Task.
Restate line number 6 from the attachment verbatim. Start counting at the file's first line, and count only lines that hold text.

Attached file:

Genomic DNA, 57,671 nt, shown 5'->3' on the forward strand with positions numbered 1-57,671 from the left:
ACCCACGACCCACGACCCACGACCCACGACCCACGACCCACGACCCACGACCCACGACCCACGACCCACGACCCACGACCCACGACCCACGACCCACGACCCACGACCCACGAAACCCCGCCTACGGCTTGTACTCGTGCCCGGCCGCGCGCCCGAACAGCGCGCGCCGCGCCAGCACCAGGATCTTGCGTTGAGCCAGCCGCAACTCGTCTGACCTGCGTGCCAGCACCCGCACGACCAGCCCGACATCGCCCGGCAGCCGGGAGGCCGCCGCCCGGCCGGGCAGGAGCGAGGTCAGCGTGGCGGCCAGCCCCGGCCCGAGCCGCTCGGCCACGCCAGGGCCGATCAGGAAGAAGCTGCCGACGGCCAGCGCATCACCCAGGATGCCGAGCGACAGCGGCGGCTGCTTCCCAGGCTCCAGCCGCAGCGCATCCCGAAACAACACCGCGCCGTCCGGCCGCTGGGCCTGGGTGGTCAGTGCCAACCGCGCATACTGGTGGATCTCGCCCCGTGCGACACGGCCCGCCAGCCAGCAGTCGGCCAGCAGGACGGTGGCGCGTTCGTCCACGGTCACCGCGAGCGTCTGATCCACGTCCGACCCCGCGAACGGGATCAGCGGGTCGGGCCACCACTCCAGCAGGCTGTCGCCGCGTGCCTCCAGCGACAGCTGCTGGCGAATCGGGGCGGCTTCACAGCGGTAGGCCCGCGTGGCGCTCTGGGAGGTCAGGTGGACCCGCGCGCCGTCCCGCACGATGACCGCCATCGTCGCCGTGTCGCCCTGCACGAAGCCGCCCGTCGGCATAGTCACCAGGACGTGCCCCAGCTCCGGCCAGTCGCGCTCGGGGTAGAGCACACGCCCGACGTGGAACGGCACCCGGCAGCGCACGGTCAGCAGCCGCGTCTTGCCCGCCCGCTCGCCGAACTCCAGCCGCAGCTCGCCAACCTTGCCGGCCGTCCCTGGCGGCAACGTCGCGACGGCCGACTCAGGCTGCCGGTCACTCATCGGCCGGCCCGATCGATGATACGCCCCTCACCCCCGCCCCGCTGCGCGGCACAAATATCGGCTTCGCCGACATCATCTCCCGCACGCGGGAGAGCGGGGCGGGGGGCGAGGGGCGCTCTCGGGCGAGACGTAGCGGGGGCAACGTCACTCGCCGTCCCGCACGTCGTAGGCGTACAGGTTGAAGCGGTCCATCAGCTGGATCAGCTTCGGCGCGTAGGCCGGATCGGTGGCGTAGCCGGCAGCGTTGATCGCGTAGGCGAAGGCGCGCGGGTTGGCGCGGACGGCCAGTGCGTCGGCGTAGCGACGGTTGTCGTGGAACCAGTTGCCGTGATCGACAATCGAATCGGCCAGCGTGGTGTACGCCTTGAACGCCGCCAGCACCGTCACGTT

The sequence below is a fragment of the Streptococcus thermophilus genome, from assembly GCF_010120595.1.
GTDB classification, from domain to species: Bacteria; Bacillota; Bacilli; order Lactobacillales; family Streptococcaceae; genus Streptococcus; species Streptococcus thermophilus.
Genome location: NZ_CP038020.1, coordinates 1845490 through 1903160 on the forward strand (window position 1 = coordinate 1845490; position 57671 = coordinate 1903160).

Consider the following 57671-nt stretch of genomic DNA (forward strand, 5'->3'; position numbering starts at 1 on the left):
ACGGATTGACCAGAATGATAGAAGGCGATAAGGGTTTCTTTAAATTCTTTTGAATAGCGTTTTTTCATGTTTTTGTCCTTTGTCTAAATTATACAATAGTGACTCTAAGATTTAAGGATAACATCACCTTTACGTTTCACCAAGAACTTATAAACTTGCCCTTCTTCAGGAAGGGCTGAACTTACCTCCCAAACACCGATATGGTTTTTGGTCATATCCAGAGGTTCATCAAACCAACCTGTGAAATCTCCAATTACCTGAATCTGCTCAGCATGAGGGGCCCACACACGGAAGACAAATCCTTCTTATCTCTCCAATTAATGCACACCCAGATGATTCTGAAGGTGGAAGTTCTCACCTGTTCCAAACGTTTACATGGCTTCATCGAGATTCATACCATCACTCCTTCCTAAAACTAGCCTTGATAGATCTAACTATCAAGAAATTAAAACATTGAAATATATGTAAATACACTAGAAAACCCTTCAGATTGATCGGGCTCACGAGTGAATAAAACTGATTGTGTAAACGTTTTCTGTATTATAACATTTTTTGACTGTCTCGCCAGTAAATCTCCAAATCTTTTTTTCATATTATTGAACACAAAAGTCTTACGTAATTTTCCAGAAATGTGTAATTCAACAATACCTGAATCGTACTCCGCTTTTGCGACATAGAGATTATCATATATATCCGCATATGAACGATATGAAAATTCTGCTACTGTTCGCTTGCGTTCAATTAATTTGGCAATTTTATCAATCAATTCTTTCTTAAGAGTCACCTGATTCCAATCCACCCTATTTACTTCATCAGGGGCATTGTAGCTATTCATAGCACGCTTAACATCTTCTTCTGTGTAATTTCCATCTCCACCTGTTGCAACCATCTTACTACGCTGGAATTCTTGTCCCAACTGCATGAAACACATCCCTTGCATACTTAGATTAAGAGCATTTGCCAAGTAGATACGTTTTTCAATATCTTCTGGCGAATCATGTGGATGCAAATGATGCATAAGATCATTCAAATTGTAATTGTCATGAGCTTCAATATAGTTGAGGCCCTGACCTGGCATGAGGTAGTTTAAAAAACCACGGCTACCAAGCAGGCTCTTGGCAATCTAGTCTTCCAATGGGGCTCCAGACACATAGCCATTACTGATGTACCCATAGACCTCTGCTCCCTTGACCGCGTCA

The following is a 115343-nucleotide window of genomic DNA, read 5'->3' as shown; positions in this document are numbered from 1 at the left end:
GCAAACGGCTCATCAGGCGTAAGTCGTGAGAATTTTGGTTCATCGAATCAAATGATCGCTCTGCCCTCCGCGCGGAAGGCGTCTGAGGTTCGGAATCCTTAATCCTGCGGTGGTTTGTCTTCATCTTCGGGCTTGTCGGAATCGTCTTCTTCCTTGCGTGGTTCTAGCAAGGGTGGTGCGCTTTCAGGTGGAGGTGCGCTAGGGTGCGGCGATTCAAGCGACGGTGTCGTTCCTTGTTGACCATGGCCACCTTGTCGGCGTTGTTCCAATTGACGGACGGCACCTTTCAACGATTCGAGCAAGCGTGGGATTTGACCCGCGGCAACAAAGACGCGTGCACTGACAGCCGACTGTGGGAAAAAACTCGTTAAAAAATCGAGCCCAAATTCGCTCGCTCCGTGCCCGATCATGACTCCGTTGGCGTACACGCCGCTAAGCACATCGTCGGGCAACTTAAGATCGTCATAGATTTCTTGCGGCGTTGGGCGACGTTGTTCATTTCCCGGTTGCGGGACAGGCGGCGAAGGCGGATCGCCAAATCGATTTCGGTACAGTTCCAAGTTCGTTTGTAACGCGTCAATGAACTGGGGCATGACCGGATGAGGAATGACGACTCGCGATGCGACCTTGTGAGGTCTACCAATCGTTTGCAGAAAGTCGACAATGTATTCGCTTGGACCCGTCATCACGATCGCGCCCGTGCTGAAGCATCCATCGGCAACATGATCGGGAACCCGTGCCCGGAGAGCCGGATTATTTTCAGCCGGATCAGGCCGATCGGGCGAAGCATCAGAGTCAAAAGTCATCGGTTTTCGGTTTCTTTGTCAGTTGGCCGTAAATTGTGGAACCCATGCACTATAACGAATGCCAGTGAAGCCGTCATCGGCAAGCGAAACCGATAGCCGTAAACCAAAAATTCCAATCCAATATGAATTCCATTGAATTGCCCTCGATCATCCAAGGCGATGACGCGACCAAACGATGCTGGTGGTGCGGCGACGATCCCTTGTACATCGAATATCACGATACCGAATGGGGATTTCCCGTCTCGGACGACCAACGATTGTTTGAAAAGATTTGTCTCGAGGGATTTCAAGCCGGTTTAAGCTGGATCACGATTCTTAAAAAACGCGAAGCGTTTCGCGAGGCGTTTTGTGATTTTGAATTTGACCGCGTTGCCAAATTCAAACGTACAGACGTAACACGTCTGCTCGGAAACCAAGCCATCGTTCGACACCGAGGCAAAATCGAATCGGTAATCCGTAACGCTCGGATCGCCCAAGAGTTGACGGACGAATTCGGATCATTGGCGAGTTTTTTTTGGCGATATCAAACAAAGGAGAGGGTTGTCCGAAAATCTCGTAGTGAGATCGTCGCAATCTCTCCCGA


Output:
Consider the following 57671-nt stretch of genomic DNA (forward strand, 5'->3'; position numbering starts at 1 on the left):